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For now, though, his enthusiasm for the impending festival at Party Gardens is tempered by a worst-case possibility. There's no guarantee that when bands enjoying only cult-level prominence mix it up in 110-degree heat, the result will be the musical Fight of the Century.
Even so, Jonathan asserts, "I'm not interested in big names. I never was."
He is, however, interested in running down the corporate trappings and carnival "schmaltz" of a certain megafest.
"Lollapalooza was a great idea when it began," KUKQ's director says. "I don't think it's that great anymore." Not with soaring ticket prices. Not with an atmosphere that Jonathan describes as an industry feeding frenzy. Not at a festival where "all these record companies fight over who's gonna have who on the bill."
Once promoters start throwing in tattoo booths, body-piercing demonstrations and virtual-reality playgrounds, he says, the musicians become almost an inconvenient afterthought.
"I love tattoos," Jonathan says, "but why have a tattoo booth while the music's going on?"
So KUKQ Fest will have no tattooing. Instead, it will have free cigars for the first 50 people through the door; leather-clad women parading about with body jewelry; and a boxing ring stocked with hairy-backed brutes (a.k.a. bona fide pro/am boxers) taking shots at one another throughout this "nice night of aggression."
Jonathan suggests his gimmicks are less offensive than Lollapalooza's because they reinforce his event's aggro-rock theme, which might be described as a Vegas fight night, postapocalypse. "People aren't going [to Lollapalooza] for the music anymore," he says. "They're going for the event."
The KUKQ promoter has arranged his own share of great and not-so-great events. The first Q Fest took place at Scottsdale's Big Surf in 1989, predating Perry Farrell's traveling circus by two years. Featured acts included Red Hot Chili Peppers and Camper Van Beethoven. Ten thousand people showed up. "We maxed the place out," Jonathan recalls.
But it was 1991's two-day bash with Front 242, Havana 3 A.M. and the Sisters of Mercy that brought MTV snooping around. In fact, the network's late-night program 120 Minutes devoted an entire hour to the Phoenix festival. Jonathan hand-picked the bill, saying he used "purism and passion," rather than commercial success, as the barometer to sort rock from schlock.
Nonetheless, 1992 found 16,000 people at Desert Sky Pavilion grooving to college-rock luminaries such as the Rollins Band, Material Issue, Social Distortion and Sugar Cubes. That high point, however, was followed by the radio station's "biggest bomb," a July 4 event featuring Peter Murphy that drew fewer than 4,500 revelers. "I didn't think it was a good idea to do a show on a 115-degree day," says Jonathan. After a pause, he adds: "But that's what I find myself doing again this year."
KUKQ Fest '95 pits L.A's venerable Circle Jerks against the San Francisco ska-core outfit Skankin' Pickle. Several other acts--including locals Kongo Shock and Plinko--round out the bill. While no one will call these bands amazing product movers, they do boast healthy subterranean followings. Especially the Circle Jerks--punk veterans who started playing in 1980, back when Black Flag and Fear were household names (at least in households where purple Mohawks were the rage).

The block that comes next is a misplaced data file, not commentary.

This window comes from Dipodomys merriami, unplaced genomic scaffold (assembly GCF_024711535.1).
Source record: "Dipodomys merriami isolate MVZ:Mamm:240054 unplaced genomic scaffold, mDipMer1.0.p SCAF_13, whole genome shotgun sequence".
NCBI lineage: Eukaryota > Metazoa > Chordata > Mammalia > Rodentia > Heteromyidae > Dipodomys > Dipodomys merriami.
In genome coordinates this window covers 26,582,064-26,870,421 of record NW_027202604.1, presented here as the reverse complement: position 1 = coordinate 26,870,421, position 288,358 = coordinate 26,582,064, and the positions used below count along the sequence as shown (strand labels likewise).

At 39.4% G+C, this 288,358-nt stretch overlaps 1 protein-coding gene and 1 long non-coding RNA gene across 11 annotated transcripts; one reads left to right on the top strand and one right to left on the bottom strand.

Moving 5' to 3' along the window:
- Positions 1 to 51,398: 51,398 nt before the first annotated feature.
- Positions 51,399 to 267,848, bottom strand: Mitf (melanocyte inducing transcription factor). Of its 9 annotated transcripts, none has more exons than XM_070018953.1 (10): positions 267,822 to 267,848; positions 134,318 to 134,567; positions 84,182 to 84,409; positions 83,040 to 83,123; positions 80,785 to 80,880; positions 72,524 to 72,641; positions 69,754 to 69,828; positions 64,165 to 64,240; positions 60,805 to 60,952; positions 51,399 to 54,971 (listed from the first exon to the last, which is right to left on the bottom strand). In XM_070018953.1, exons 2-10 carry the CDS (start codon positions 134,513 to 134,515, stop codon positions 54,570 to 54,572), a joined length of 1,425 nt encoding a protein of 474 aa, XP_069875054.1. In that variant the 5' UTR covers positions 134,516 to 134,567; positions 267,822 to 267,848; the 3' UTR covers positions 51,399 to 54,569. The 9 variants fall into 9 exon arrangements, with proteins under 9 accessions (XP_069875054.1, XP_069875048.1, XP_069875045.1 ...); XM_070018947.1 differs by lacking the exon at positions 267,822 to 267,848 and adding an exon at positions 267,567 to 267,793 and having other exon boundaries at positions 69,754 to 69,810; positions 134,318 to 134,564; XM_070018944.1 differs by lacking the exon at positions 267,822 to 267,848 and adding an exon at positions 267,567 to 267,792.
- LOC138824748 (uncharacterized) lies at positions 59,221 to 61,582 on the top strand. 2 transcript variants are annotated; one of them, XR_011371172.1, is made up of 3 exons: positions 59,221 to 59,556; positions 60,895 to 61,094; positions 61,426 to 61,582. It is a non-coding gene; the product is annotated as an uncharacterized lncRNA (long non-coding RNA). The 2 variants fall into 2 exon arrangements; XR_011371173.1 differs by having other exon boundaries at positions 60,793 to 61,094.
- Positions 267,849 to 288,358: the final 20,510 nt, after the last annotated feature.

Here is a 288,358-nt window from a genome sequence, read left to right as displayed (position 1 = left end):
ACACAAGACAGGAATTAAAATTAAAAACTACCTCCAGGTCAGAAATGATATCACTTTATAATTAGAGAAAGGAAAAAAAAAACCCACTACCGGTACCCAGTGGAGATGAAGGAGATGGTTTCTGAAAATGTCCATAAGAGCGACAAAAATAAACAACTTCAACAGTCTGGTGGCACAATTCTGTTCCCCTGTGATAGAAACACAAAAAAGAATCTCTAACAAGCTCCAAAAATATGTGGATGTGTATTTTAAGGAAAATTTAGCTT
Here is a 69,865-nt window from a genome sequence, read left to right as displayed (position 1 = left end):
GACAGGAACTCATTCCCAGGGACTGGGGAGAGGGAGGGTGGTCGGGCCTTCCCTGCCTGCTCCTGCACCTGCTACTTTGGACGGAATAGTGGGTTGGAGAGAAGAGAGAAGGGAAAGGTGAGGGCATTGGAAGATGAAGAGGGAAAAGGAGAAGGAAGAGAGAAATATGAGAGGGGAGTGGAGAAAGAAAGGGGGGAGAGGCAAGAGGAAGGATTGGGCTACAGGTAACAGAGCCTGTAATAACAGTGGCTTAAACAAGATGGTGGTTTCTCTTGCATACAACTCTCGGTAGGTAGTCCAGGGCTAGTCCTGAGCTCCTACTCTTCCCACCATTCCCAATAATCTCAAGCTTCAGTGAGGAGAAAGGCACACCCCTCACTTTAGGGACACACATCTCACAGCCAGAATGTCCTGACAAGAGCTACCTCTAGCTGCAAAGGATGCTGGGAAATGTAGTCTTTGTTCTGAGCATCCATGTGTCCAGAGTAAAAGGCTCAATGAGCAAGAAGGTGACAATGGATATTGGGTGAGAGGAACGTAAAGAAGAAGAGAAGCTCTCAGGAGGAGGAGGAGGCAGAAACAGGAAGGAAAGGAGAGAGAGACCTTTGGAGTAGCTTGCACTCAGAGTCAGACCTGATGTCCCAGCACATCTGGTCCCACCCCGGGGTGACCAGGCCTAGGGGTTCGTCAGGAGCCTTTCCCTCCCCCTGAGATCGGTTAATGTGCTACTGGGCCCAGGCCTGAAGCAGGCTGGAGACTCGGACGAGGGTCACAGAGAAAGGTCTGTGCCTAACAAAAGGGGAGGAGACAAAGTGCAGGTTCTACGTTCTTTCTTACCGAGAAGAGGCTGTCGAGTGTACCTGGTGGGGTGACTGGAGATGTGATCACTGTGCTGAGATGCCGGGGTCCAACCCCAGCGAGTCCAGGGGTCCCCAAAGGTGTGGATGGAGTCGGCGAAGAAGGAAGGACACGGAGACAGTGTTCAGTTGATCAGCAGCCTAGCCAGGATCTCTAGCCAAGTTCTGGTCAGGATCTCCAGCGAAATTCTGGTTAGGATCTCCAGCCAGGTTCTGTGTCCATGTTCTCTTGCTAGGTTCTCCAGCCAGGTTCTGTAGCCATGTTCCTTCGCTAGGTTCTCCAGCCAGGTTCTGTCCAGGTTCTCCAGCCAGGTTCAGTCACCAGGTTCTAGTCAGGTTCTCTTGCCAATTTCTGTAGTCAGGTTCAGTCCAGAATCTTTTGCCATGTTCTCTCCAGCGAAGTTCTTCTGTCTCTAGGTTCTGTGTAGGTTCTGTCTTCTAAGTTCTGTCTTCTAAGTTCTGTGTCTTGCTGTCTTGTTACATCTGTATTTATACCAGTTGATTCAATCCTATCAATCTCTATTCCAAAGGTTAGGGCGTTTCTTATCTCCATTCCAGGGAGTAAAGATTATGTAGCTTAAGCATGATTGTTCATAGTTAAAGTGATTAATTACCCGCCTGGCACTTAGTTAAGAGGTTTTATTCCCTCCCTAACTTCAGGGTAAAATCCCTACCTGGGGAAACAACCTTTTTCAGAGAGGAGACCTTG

Anyone who thinks Circle Jerks are irrelevant geezers better listen to their new album. Oddities, Abnormalities and Curiosities proves these punks haven't lost a step. The power is still there, but now "it's a little more complicated," says guitarist Greg Hetson, who pays the rent thanks to his gig with Bad Religion.
"We've tried to evolve and become more melodic," bassist Zander Schloss says. Even vocalist Keith Morris, a guy with kerosene in his veins, says the group's updated sound "is not all in-your-face." Despite this latter-day semisophistication, the Jerks still have more in common with Sid Vicious than Wim Wenders.
Morris is almost always unpredictable in concert; his past stunts include convincing 800 lunatics to chill out by lying down in the middle of a show, despite the ankle-deep layer of slush the crowd had tracked in.
Facing the Circle Jerks is Skankin' Pickle, a band that can't be put into one musical category. "We used to call our sound 'Ska-Funk-Rasta-Punk,'" says guitarist Lynette, who worships her distortion pedal and admits she has "never really been much of a ska fan." After six years, though, Lynette's reconciled herself to the trombone and sax that compete with her Stratocaster.
Pickle's guitar slinger admits it's hard to play any style of music without instruments. Last month, the band's equipment and van were stolen from outside a San Diego motel.
"I'm sure the van ended up in Mexico a half-hour later," she says, groaning. "Some mariachi band got themselves an early Christmas." Thanks to the miracle of credit, Skankin's members have replaced enough gear to get back to the business of shoving a punk peg into a ska hole. This clash of styles makes for a high-energy show that can sound like Devo meeting early Oingo Boingo.